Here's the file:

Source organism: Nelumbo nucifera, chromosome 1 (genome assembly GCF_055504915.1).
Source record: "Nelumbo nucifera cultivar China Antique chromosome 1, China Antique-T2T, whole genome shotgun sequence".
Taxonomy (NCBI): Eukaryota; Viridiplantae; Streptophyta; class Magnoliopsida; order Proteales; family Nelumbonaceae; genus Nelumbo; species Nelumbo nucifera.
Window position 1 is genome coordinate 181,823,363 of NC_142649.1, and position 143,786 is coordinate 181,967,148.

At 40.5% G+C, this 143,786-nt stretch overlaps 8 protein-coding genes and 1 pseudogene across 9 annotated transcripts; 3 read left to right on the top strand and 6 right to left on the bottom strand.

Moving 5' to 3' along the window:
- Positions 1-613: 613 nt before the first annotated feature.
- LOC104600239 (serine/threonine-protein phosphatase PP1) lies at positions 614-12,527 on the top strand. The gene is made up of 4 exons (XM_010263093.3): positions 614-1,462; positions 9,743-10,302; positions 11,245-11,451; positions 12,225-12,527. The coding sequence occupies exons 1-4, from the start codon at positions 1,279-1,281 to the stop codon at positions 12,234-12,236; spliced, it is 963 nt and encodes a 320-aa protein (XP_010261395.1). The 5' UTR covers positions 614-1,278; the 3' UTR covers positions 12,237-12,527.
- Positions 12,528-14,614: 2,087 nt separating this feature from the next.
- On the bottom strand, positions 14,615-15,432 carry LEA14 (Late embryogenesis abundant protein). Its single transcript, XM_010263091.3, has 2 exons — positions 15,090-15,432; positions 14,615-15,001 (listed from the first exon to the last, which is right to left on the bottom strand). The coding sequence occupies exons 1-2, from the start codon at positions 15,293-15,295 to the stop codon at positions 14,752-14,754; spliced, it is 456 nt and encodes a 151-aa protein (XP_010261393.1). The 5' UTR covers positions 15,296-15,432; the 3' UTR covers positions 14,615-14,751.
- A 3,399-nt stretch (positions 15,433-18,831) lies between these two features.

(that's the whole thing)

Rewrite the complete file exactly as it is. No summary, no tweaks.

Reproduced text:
Source organism: Nelumbo nucifera, chromosome 1 (genome assembly GCF_055504915.1).
Source record: "Nelumbo nucifera cultivar China Antique chromosome 1, China Antique-T2T, whole genome shotgun sequence".
Taxonomy (NCBI): Eukaryota; Viridiplantae; Streptophyta; class Magnoliopsida; order Proteales; family Nelumbonaceae; genus Nelumbo; species Nelumbo nucifera.
Window position 1 is genome coordinate 181,823,363 of NC_142649.1, and position 143,786 is coordinate 181,967,148.

At 40.5% G+C, this 143,786-nt stretch overlaps 8 protein-coding genes and 1 pseudogene across 9 annotated transcripts; 3 read left to right on the top strand and 6 right to left on the bottom strand.

Moving 5' to 3' along the window:
- Positions 1-613: 613 nt before the first annotated feature.
- LOC104600239 (serine/threonine-protein phosphatase PP1) lies at positions 614-12,527 on the top strand. The gene is made up of 4 exons (XM_010263093.3): positions 614-1,462; positions 9,743-10,302; positions 11,245-11,451; positions 12,225-12,527. The coding sequence occupies exons 1-4, from the start codon at positions 1,279-1,281 to the stop codon at positions 12,234-12,236; spliced, it is 963 nt and encodes a 320-aa protein (XP_010261395.1). The 5' UTR covers positions 614-1,278; the 3' UTR covers positions 12,237-12,527.
- Positions 12,528-14,614: 2,087 nt separating this feature from the next.
- On the bottom strand, positions 14,615-15,432 carry LEA14 (Late embryogenesis abundant protein). Its single transcript, XM_010263091.3, has 2 exons — positions 15,090-15,432; positions 14,615-15,001 (listed from the first exon to the last, which is right to left on the bottom strand). The coding sequence occupies exons 1-2, from the start codon at positions 15,293-15,295 to the stop codon at positions 14,752-14,754; spliced, it is 456 nt and encodes a 151-aa protein (XP_010261393.1). The 5' UTR covers positions 15,296-15,432; the 3' UTR covers positions 14,615-14,751.
- A 3,399-nt stretch (positions 15,433-18,831) lies between these two features.